- The CDC warns of coronavirus rat aggression in the wake of COVID-19 lockdowns across the country.
- Rats and mice that typically feast on our food scraps in or near restaurants and other food establishments have suddenly found themselves struggling to find something to eat.
- Rodents aren’t believed to carry the novel coronavirus, so the risk that they will spread it is essentially zero, but residents of larger cities may begin to see the creatures acting more bold and aggressive as they struggle to find new food sources.
The coronavirus pandemic has affected our day-to-day lives in some dramatic ways, but we’re hardly the only species that has been forced to adapt to life in this new reality. Rodents that we often consider pests are struggling, too, and the Centers for Disease Control just issued a warning that stressed-out, hungry, desperate mice and rats may exhibit “unusual or aggressive rodent behavior.”
You may like to think your favorite restaurant is rat-free, and perhaps it is, but it’s equally likely that the food scraps and debris left behind by visitors and tossed into heaping garbage cans sustain a whole rodent empire that you never actually see. Now, with restaurants largely closed or severely restricted, those rodents have been forced to be bolder in their search for food.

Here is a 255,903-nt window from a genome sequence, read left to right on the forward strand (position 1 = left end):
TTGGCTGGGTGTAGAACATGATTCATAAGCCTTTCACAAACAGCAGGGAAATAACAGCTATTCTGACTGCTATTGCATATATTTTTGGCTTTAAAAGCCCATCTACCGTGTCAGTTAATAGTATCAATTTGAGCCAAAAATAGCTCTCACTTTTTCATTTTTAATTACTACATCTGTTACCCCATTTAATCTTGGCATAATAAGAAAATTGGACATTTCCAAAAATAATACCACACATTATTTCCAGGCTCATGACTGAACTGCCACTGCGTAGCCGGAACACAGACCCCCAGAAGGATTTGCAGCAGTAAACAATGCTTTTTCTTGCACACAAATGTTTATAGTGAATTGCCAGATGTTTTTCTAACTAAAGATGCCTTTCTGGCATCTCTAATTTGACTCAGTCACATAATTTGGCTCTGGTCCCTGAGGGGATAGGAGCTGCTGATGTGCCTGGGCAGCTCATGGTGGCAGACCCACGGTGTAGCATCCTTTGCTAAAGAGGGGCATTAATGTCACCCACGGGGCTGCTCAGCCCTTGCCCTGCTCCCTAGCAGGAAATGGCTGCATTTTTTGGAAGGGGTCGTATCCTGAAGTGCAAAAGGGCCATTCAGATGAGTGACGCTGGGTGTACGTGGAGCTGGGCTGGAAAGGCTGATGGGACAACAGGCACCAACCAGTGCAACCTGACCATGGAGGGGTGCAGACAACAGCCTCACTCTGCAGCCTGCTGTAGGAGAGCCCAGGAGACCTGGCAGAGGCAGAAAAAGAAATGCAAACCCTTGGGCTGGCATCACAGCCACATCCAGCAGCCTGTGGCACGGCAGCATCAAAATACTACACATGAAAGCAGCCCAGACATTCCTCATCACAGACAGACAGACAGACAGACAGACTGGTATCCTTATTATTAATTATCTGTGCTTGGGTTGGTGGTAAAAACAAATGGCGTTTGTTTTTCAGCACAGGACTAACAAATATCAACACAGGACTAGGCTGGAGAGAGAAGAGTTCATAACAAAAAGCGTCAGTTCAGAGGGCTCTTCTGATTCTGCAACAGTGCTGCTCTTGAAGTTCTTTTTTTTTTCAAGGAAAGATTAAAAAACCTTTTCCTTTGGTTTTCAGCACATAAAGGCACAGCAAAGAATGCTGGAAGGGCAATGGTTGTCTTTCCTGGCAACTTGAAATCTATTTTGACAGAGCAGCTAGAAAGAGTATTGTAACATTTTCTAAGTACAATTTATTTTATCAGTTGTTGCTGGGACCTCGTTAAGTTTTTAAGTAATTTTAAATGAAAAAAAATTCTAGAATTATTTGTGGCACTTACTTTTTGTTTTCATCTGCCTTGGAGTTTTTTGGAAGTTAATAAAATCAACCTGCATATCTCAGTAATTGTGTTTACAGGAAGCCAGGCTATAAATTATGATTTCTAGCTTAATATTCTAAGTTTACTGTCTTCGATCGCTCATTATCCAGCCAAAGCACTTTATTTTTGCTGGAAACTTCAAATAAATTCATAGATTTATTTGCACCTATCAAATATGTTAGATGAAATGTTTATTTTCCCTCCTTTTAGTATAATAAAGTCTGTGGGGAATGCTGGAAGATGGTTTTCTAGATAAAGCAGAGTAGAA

Animals will go wherever there’s food. If a restaurant or other business that deals in food products suddenly goes quiet, rodents that relied on that food will branch out, searching for new food sources. If those rodents are particularly hungry and desperate, they can become aggressive.
“Jurisdictions have closed or limited service at restaurants and other commercial establishments to help limit the spread of COVID-19,” the CDC bulletin reads. “Rodents rely on the food and waste generated by these establishments. Community-wide closures have led to a decrease in food available to rodents, especially in dense commercial areas. Some jurisdictions have reported an increase in rodent activity as rodents search for new sources of food.”
This new rodent reality can manifest in a number of ways. Depending on where you live, you may see rats or mice openly exploring in areas where you’ve never seen them before, especially at night. It doesn’t mean you should fear that an army of rats will be waiting for you in a dark alley, but just know that the tiny critters that normally eat our trash and leftovers are pretty stressed out right now.
The good news is that while the COVID-19 crisis may be to blame for the increase in rodent activity (and possibly even aggression), rats and mice aren’t thought to be carriers of the virus and won’t make the whole situation any worse than it already is. We’re not in a plague-like scenario here. As a species, humans are fighting against a virus, and the rodents are just trying to find something to eat.